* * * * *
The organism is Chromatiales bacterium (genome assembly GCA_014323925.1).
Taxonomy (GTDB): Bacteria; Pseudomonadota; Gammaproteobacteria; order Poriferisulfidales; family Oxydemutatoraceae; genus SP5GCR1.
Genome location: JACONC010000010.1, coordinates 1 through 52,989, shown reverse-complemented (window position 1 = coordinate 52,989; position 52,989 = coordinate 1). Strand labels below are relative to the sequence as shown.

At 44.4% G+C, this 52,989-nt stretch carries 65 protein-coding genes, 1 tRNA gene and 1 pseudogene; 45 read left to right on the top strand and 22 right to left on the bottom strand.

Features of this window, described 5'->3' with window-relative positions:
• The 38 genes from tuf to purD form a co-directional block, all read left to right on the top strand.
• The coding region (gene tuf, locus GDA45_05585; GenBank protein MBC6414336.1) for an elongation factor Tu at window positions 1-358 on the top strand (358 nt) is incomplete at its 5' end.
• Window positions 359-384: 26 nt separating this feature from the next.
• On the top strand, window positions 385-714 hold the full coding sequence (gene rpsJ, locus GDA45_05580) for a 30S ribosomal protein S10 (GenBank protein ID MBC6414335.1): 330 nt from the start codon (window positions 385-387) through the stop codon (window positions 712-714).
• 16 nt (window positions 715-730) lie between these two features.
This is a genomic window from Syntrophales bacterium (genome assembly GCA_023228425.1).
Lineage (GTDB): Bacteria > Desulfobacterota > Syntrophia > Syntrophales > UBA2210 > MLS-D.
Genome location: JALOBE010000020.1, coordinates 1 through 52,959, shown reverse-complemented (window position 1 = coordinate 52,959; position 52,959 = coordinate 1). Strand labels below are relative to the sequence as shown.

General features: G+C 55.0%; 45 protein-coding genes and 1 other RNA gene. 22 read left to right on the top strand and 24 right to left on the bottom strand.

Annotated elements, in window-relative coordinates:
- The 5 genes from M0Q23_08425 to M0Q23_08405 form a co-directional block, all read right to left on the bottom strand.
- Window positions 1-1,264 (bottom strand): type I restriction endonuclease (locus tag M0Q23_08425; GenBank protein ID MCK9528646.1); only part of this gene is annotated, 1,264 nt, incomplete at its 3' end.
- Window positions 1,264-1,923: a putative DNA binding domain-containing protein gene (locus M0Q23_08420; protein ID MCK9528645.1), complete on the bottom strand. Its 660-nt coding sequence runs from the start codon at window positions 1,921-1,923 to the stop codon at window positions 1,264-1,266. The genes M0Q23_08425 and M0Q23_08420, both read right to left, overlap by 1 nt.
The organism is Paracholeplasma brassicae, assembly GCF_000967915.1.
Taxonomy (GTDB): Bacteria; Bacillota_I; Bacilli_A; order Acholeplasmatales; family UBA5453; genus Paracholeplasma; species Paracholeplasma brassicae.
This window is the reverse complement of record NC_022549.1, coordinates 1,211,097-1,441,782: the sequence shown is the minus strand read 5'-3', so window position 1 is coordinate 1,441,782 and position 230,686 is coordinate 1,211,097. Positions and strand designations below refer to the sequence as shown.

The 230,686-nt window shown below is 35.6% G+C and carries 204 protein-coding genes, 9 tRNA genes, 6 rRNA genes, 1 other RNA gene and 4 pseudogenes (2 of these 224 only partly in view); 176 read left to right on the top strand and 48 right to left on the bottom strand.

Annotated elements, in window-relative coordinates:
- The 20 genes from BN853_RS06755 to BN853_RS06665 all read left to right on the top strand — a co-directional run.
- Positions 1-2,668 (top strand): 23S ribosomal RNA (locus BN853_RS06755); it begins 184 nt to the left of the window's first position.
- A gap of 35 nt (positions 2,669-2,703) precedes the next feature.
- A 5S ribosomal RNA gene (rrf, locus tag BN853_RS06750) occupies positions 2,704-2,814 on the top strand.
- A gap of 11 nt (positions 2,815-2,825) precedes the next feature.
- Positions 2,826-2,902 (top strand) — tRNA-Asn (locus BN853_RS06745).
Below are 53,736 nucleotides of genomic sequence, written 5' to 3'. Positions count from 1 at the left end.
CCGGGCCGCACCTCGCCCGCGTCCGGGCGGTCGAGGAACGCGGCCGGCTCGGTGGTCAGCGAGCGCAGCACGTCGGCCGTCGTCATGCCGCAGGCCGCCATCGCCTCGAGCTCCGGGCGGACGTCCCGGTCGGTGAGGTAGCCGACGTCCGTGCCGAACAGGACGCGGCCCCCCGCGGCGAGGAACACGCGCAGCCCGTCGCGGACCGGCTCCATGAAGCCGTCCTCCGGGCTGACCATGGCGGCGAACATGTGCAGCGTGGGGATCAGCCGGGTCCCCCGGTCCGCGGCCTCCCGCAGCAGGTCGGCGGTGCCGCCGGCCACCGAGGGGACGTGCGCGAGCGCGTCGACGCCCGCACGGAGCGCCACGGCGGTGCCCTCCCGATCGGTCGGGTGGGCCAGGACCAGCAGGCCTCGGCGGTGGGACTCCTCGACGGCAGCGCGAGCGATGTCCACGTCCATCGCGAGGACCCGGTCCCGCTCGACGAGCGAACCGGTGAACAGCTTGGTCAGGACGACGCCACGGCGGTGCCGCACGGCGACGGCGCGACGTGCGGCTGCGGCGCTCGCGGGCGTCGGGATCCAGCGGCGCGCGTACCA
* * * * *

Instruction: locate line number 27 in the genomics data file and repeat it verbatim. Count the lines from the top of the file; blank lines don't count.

- A 5S ribosomal RNA gene (rrf, locus tag BN853_RS06750) occupies positions 2,704-2,814 on the top strand.